The National Associaion of Broadcasters is joining with Bonneville International and the National Religious Broadcasters Music License Committee in challenging the rate schedule imposed by the National Copyright Board on internet music streaming. A key complaint: "The Board’s threshold ruling that terrestrial radio stations that stream their stations on the Internet ("Simulcasters") must pay a per-performance, per-listener royalty, instead of an annual flat fee royalty, was unlawful." CRB is supposed to enforce an agreement that "a willing buyer and willing seller would have negotiated in the marketplace," among other things, and the plaintiffs say they produced ample evidence that this means a flat rate fee rather than the per-performance per-listener regime CRB came up with. The lawsuit will be filed in the DC Circuit.
From NAB, four reasons the CRB decision is unlawful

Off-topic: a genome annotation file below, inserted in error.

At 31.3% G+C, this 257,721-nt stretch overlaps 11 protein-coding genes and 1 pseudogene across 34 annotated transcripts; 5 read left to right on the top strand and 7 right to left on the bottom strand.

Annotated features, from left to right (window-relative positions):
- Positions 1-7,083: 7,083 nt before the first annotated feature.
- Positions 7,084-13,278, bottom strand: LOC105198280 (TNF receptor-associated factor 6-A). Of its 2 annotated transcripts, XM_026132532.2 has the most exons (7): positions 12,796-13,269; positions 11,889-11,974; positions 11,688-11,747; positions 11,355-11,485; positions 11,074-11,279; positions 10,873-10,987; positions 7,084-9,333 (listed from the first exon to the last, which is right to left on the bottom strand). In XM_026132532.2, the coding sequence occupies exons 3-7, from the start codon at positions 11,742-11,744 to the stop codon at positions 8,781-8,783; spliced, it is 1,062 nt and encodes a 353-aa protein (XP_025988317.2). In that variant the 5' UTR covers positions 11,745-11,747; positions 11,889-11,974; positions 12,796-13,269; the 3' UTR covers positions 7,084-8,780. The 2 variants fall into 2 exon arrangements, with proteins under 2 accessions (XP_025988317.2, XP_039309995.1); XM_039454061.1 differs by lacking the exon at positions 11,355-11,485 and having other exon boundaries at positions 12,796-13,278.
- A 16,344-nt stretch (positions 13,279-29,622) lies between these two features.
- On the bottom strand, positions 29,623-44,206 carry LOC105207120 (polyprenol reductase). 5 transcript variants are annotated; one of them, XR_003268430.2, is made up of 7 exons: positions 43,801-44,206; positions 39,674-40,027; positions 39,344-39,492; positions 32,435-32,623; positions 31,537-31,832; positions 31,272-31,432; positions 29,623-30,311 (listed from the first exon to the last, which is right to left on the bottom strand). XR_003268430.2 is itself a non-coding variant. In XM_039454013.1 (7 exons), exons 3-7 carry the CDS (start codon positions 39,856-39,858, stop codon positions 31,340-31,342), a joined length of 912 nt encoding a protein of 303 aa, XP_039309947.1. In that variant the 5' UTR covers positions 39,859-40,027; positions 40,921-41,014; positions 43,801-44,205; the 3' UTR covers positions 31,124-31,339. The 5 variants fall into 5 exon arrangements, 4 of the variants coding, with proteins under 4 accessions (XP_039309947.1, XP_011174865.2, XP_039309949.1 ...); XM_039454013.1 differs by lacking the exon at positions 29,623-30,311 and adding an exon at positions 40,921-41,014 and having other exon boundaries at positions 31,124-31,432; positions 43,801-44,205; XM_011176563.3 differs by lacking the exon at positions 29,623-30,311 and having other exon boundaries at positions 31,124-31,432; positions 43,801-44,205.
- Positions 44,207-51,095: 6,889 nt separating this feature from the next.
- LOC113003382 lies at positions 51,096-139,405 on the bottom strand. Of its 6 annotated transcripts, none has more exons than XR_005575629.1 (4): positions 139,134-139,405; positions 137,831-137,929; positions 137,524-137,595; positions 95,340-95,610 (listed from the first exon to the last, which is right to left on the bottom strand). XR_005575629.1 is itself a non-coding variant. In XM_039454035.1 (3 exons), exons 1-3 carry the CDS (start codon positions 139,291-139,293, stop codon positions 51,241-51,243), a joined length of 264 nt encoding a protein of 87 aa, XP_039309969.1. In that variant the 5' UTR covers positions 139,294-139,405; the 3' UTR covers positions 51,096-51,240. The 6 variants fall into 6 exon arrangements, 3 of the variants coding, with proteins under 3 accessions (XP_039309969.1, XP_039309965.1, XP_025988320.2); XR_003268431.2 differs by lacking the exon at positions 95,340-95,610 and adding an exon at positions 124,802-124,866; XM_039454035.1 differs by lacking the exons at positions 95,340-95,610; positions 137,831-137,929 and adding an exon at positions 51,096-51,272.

Even if the Board could have justified a per-performance fee structure for Simulcasters, the Board’s determination of the precise royalty rates was unlawful for four principal reasons. First, the Board’s decision to use royalty agreements between record companies and interactive webcaster services as benchmarks was arbitrary and violated the Act’s "willing buyer/willing seller" standard. Although the statute permits the Board to look at rates and terms from market agreements involving "comparable types of digital audio transmission services," interactive services are not remotely "comparable" to the non-interactive services at issue here. Second, the Board’s brief discussion of why Simulcasters should not pay a lower per-performance rate than Internet-only webcasters was arbitrary and failed to consider the record evidence. Third, the mathematical model on which the Board relied in its attempt to adjust for indisputably significant distinctions between interactive and non-interactive services produces absurd results, and the Board’s one-sentence rejection of Simulcasters’ criticisms was patently arbitrary. Fourth, the Board did not consider the record evidence in refusing to permit Simulcasters to use the alternative "aggregate tuning hours" method for calculating royalties.